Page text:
Truckload and intermodal pricing for freight movements were mixed in October, according to data in the most recent editions of the Truckload Linehaul Index and Intermodal Price Index from Cass Information Systems and Broughton Capital.
This pricing data is part of the Cass Truckload Linehaul Index and the Cass Intermodal Linehaul Index, which were both created in late 2011. The indices are based on actual freight invoices paid on behalf of Cass clients, which accounts for more than $23 billion annually and uses 2005 as its base month.
Truckload pricing, which measure linehaul rates, fell 2.5% annually in October, following declines of -2.6% and -2.0% in August and September, respectively. The last three months of declines were preceded by 22 consecutive months of annual gains.
The report added that, in line with seasonal trends, rates saw a sequential gain in October, with a 1.4% gain over September, as October is “one of the highest-demand months of the year for dry van truckload (along with September and June).”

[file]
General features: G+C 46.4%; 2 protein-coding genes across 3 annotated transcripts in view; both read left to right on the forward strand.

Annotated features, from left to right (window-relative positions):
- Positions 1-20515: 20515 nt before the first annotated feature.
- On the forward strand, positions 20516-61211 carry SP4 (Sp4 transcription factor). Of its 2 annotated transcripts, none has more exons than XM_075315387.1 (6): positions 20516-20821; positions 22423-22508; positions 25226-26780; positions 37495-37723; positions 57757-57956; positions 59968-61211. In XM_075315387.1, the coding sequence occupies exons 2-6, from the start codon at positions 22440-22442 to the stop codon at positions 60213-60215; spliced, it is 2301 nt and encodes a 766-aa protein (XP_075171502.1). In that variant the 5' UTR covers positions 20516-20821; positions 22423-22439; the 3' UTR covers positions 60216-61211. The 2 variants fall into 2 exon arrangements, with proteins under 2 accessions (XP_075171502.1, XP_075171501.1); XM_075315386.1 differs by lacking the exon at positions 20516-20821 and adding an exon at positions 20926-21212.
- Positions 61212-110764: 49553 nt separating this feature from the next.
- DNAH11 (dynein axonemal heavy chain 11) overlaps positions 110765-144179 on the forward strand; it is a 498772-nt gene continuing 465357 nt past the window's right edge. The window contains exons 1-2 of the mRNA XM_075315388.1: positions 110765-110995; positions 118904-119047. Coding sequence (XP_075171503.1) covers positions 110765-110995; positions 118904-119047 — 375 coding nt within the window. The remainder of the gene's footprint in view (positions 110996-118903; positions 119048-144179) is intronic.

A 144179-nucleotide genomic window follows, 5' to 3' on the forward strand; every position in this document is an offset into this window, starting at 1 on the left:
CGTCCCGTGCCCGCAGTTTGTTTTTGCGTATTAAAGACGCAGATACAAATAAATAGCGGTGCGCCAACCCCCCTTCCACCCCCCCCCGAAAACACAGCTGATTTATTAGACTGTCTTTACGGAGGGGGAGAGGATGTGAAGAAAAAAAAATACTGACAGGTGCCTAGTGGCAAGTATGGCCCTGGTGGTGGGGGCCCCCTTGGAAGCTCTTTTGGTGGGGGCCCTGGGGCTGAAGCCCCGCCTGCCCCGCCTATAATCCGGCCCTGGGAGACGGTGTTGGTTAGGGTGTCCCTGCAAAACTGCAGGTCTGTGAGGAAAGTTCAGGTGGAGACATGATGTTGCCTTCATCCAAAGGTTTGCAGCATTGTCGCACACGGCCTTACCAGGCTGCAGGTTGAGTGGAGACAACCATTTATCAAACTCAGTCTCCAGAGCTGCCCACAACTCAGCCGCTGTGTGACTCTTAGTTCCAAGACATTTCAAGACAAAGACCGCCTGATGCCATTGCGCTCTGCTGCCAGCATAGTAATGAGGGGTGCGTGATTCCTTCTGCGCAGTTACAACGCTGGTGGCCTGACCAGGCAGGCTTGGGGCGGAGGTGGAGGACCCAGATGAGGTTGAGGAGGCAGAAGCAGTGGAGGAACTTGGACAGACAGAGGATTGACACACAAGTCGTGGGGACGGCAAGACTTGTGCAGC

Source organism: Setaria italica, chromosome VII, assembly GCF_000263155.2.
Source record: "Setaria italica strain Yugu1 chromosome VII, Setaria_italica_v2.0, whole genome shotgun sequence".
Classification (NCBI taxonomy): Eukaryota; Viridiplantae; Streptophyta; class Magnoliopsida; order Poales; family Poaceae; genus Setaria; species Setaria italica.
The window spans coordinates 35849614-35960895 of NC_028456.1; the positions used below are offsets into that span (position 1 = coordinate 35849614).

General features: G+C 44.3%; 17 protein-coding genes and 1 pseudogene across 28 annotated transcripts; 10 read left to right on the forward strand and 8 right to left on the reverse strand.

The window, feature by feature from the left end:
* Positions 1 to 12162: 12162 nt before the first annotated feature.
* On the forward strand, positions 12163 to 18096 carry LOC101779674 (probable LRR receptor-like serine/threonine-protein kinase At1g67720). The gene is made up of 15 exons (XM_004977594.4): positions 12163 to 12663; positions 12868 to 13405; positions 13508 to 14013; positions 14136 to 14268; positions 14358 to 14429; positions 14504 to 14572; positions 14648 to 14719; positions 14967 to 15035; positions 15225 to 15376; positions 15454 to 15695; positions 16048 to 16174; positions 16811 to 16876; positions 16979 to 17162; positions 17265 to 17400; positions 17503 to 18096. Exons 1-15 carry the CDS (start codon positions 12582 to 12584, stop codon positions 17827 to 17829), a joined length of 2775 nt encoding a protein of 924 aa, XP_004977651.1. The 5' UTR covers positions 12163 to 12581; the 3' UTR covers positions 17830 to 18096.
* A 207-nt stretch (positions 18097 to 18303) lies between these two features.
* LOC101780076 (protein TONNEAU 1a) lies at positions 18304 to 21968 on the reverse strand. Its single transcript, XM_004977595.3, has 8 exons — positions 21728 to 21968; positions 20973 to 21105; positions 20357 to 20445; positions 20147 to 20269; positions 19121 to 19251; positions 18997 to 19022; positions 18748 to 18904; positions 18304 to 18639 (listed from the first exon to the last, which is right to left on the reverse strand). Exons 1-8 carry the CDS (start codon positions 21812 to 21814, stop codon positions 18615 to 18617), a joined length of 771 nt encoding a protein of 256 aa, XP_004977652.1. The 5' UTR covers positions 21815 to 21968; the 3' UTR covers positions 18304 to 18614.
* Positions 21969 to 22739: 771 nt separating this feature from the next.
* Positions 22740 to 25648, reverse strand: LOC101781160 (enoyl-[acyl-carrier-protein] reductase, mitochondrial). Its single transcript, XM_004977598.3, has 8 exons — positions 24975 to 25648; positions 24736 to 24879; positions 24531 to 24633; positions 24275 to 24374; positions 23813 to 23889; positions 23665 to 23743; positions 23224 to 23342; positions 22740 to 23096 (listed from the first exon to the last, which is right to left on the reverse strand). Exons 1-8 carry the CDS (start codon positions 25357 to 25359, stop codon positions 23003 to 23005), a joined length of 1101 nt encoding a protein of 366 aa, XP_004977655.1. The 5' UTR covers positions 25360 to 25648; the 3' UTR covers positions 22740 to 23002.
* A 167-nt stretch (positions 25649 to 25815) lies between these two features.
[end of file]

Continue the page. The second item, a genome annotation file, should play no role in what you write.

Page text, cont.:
This data is in line with a previous Broughton report from earlier this year, which explained that “the weakness in spot pricing is having an increasingly negative effect,” adding that “even more alarming, the trajectory on a nominal basis strongly suggests that the TL index will go negative next month and stay negative through the end of the year.”
Three reasons were identified for the lower pricing outlook, including:
On the intermodal side, the Broughton report said October represented the 37th consecutive month of annual gains for intermodal transportation costs, with the caveat that the differential has been narrowing for the past 12 months (through October 2019).
And it added that the Cass Intermodal Price Index, which measures all-in per-mile costs, headed up 0.4% in October after a 0.1% September gain. From September to October, it said costs rose 3.9%.